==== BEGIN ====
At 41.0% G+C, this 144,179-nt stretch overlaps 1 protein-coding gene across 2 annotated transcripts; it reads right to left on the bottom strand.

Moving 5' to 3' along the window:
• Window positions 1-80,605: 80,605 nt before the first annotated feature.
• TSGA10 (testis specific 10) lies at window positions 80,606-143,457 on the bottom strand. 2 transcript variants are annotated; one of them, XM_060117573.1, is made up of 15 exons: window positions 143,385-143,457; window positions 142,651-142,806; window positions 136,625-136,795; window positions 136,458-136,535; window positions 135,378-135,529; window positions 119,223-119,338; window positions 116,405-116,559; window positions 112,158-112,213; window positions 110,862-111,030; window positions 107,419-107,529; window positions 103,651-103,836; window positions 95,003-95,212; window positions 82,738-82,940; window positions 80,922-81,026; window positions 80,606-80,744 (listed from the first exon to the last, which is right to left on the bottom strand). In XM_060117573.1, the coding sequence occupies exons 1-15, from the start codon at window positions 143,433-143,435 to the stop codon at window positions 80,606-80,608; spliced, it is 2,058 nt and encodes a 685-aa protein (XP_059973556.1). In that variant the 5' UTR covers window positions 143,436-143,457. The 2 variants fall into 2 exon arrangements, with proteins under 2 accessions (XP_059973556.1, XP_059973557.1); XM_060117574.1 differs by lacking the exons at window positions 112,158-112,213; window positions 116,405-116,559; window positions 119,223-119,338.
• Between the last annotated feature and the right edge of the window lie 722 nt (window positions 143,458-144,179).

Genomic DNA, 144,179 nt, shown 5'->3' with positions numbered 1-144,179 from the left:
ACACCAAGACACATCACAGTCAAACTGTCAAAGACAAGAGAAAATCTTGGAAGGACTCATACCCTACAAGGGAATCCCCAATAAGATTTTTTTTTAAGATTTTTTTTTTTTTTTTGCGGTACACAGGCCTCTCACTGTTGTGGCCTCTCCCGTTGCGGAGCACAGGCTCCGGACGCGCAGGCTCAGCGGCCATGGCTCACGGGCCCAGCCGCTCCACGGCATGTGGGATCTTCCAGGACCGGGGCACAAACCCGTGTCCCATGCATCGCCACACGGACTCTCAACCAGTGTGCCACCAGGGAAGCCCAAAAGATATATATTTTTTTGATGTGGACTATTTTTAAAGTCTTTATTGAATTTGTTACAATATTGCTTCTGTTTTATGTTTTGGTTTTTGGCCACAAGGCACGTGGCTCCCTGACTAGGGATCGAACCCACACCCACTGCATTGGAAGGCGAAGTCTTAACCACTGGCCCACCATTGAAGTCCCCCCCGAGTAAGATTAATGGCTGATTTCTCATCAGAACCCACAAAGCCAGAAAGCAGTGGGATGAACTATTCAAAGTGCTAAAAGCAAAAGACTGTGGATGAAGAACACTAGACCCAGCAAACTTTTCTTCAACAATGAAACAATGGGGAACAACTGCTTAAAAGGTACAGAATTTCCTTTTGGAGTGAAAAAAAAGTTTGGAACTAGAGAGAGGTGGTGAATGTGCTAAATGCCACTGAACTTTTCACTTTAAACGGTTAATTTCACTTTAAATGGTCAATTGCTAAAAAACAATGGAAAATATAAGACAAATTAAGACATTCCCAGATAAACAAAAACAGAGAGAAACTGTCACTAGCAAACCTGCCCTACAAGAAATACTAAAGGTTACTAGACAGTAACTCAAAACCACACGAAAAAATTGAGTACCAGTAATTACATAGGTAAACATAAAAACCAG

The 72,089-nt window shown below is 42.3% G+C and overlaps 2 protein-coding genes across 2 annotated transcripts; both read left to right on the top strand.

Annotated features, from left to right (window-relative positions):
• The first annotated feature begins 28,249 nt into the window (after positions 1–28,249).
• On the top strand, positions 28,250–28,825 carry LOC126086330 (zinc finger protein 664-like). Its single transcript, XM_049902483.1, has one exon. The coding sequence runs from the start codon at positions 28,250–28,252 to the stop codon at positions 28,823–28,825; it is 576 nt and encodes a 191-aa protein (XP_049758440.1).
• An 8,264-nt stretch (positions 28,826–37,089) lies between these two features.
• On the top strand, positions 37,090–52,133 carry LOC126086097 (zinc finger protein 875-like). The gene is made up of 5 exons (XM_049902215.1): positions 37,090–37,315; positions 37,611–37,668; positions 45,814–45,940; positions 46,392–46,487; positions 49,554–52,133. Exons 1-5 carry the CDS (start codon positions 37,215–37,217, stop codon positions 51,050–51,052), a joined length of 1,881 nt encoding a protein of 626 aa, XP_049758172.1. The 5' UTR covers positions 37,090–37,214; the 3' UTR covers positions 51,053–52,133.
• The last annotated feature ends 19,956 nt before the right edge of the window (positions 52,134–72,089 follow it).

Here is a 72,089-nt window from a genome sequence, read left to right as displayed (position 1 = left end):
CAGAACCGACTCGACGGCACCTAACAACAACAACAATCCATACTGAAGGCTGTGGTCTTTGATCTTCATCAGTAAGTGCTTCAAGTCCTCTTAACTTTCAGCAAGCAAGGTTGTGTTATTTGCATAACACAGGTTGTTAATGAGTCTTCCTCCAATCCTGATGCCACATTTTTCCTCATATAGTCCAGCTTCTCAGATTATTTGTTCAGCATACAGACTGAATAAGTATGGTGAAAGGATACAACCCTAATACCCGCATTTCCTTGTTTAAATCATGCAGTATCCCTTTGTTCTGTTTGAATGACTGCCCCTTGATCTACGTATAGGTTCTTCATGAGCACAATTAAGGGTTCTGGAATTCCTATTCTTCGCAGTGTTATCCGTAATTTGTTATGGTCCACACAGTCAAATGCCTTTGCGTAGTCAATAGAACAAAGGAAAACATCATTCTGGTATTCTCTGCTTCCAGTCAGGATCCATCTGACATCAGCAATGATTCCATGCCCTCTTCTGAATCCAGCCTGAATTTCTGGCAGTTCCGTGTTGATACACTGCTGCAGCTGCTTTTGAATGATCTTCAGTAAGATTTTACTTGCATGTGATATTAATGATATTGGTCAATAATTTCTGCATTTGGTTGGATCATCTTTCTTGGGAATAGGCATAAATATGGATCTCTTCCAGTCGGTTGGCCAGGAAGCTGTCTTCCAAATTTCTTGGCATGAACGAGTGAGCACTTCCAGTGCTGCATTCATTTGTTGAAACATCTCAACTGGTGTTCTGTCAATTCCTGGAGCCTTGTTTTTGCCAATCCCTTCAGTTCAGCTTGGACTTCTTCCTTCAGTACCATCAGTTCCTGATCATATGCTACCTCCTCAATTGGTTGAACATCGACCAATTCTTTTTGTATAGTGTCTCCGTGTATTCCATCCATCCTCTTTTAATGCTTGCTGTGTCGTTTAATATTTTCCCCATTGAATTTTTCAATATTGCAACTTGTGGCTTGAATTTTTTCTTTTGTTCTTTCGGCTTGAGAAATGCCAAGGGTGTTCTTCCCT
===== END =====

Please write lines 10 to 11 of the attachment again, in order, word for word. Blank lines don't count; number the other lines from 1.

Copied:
• The first annotated feature begins 28,249 nt into the window (after positions 1–28,249).
• On the top strand, positions 28,250–28,825 carry LOC126086330 (zinc finger protein 664-like). Its single transcript, XM_049902483.1, has one exon. The coding sequence runs from the start codon at positions 28,250–28,252 to the stop codon at positions 28,823–28,825; it is 576 nt and encodes a 191-aa protein (XP_049758440.1).